When USA take on Jamaica in Kansas City this Friday, the longest dreadlocks on the pitch won’t belong to one of the Reggae Boyz. That distinction will go to American midfielder Kyle Beckerman.

“I always liked the way dreads looked,” Beckerman, a no-nonsense middle-man who’s sparkled recently for Jurgen Klinsmann’s Stars and Stripes, told FIFA.com with a chuckle, dispelling any notion he might be a covert Rastafarian. “Luckily, or unluckily I guess, I just happen to have the kind of hair that will knot up pretty quick if I don’t comb it.”

Beckerman is hard to miss, and not only for his wild mane. A sturdy, combative midfielder, he drops deep to deliver the ball up to attackers like Landon Donovan and Clint Dempsey. Easily dismissed as a destroyer, just another anonymous holding man, Beckerman has a subtle creative sense and can deliver a killer pass from deep.

These qualities haven’t gone unnoticed by Klinsmann, who’s called up the 31-year-old Beckerman far more consistently than previous coaches have. “You can’t find a better pro than him,” said Klinsmann whose faith in Beckerman was rewarded by head-turning performances en route to a CONCACAF title in this summer’s Gold Cup. “He’s totally committed and focused. Every time he steps on the field you know what you’ll get.”

Impressive against Mexico
The best performance of his 32 caps came last month when Beckerman deputised for injured Roma star Michael Bradley, stepping in to help orchestrate a 2-0 win over arch-rivals Mexico. It was a result that put the States through to their seventh straight FIFA World Cup™. “The atmosphere was amazing,” said Beckerman.

He crowded the Mexican danger-men out of the game in a dynamic performance in Ohio. “To qualify like that, beating your biggest rivals in front of a great crowd was just amazing. After we scored our first goal, you saw their heads drop, and we knew it was lights out after that”

Beckerman also knows what it’s like to be on the wrong side of the rivalry, having played in the humiliating 5-0 loss to Mexico in the final of the 2009 CONCACAF Gold Cup in New York. “I’m just glad we’re in the position we’re in now and not in their shoes.” While American confidence soars, Mexico’s woes are deepening. They face a nervous last two games still unsure of a place at next year’s finals in Brazil. “It just shows how crazy soccer can be and how quickly things can change,” Beckerman said.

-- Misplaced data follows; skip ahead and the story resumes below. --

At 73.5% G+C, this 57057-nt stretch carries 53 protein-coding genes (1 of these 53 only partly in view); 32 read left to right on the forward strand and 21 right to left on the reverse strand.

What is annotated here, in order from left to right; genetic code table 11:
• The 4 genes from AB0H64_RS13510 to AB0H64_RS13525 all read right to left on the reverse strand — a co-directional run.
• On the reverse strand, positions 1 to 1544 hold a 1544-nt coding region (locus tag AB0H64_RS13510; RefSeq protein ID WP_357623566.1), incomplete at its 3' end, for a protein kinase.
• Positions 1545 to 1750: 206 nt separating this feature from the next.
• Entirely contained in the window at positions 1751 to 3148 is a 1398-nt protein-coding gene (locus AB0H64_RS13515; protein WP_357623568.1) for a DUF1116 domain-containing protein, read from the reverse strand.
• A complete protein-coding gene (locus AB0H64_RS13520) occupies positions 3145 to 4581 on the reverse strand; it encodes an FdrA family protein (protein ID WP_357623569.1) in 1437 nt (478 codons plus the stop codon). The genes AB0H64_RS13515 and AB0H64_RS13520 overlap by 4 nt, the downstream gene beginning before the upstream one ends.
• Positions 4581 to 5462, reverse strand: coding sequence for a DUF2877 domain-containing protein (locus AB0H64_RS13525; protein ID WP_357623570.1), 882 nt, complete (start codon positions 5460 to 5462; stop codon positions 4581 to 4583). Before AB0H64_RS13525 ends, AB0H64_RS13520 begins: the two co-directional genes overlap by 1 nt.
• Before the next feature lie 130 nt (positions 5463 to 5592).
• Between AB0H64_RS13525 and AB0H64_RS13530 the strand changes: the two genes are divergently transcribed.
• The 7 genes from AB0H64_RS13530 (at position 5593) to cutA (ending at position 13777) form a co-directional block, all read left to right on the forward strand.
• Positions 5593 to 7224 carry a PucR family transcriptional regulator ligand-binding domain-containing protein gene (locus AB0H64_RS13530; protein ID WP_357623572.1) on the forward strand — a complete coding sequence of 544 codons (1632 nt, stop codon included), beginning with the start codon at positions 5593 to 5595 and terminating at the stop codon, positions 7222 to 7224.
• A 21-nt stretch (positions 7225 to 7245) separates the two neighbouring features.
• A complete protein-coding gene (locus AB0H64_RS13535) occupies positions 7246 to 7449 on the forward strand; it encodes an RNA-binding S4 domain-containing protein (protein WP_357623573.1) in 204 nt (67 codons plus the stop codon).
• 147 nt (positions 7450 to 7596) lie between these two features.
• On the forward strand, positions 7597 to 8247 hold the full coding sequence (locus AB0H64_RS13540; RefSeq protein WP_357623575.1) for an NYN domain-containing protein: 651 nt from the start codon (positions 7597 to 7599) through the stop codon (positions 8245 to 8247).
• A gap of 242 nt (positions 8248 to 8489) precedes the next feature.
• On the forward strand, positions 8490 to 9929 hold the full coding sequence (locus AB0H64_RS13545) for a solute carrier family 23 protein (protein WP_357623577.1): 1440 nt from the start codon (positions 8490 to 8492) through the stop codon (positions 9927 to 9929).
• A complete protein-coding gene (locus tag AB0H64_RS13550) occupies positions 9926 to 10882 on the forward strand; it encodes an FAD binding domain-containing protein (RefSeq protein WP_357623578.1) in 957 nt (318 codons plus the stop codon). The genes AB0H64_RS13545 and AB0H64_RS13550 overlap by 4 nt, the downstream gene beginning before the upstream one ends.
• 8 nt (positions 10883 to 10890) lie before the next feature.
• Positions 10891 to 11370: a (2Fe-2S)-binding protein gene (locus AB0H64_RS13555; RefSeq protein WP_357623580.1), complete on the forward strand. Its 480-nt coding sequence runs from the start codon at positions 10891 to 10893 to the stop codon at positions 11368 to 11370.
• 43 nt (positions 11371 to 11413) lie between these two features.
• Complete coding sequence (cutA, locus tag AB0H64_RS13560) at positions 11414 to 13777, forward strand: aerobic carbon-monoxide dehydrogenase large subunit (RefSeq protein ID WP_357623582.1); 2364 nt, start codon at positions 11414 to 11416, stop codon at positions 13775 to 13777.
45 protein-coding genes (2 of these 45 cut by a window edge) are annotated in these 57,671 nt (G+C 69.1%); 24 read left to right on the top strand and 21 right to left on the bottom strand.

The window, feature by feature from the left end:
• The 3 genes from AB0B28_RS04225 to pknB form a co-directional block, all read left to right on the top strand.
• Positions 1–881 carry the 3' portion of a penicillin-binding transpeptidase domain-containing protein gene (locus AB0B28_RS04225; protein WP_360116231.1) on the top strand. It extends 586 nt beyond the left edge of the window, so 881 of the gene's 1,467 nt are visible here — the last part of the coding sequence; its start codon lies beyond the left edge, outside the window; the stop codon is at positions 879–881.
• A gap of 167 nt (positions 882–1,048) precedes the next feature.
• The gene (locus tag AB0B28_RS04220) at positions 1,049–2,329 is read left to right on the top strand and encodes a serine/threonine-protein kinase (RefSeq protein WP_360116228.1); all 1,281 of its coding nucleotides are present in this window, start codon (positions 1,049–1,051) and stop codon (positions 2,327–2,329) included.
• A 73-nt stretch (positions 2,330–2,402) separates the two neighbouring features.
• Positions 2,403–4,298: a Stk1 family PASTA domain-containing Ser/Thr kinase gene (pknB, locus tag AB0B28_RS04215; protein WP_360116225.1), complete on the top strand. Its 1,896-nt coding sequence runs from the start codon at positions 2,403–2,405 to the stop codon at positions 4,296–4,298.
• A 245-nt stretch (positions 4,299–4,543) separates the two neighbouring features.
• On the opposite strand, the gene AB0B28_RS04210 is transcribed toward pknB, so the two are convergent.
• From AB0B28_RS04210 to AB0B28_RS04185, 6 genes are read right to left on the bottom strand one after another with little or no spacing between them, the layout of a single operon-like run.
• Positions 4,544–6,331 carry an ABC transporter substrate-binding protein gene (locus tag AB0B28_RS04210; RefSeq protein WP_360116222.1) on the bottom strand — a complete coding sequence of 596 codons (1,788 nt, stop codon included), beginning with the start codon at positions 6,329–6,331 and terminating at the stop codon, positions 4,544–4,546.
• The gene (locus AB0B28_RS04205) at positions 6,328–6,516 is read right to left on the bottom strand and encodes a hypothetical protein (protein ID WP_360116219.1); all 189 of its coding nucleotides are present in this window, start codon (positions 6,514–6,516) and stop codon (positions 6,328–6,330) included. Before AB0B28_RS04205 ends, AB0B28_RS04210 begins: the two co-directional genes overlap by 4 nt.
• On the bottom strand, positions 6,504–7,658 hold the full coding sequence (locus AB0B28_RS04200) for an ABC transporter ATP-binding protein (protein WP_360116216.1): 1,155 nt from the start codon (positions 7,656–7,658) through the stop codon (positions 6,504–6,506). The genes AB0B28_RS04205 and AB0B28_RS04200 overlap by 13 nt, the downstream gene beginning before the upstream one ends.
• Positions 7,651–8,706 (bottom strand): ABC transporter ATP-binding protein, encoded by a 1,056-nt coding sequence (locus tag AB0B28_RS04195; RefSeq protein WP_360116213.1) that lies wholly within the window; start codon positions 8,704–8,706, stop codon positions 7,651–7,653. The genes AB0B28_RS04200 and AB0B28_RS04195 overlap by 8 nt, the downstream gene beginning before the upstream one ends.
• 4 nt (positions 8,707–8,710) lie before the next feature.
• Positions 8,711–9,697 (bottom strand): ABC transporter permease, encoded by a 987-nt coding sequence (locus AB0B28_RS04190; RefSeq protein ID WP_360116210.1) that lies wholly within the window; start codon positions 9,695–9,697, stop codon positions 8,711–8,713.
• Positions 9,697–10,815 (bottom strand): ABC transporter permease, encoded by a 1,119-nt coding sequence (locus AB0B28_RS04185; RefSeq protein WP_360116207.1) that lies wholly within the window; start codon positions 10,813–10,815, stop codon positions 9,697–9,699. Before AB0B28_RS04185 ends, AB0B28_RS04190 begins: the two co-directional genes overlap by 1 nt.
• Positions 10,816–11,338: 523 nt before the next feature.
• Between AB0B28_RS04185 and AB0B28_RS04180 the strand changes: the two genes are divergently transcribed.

I take pride in being consistent and steady.

USA's holding midfielder Beckerman

Having been overlooked for so long at international level, Beckerman is now in line to take part in his first World Cup finals. “Of course it’s in the back of my head,” he said with reluctance and maybe a hint of superstition. “I just need to take it one call-up at a time and take care of my body. But it’s a dream. It’s everyone’s dream who plays this game.”

In 1999, Beckerman was part of an experimental program launched by the US Soccer federation. Invited to take part in an exclusive development camp, he moved from his home in Maryland to Florida where he joined the best teenage players from across the country to live, breathe and sleep football. “It was a new thing. There was nothing like this in the States before,” he recalled of the residency camp, now a mainstay of the USA’s youth system. “We were kids and we were naïve, but we wanted to build respect for the US.”

They did, too. Beckerman and team-mates DaMarcus Beasley, Landon Donovan and Oguchi Onyewu finished fourth in the 1999 U-17 World Cup in New Zealand. It was the best achievement by any US men's team in a FIFA World Cup finals since the third-place finish at the first ever World Cup in 1930. And it sparked a new generation of stars, setting the States on the trajectory of regional dominance. But while the likes of Beasley and Donovan went on to become household names, helping the senior team to the World Cup quarter-finals just three years later, Beckerman drifted into a kind of obscurity. His was a slow burn to success.

The long road
He became an MLS professional in 2000, but he had trouble adapting. It took time to find his way. After four years and two clubs, he began to carve out significant playing time, and in 2007 he found a real home, a true groove at unfashionable Real Salt Lake. “The club is perfect for me. We’re like a family,” he said. “We play tough and our theory is simple: work hard for the guy next to you. It’s contagious.” 

Beckerman’s been an MLS all-star for the last five seasons. And as team captain he inspired the side, who were bottom of the league when he joined up, to the 2009 MLS title. He is the perfect embodiment of the blue-collar ethic prevalent in the Real Salt Lake organisation, a team without stars. “I take pride in being consistent and steady,” he said.

It’s precisely this steadiness that has the dreadlocked Beckerman back on the pitch with his old pals Beasley and Donovan, pushing hard for a spot at the World Cup. “I missed playing with those guys,” he concluded, thinking back to his early days in a USA jersey, taking on the world in New Zealand. “We all went our different ways, down our different paths, but here we are together again.”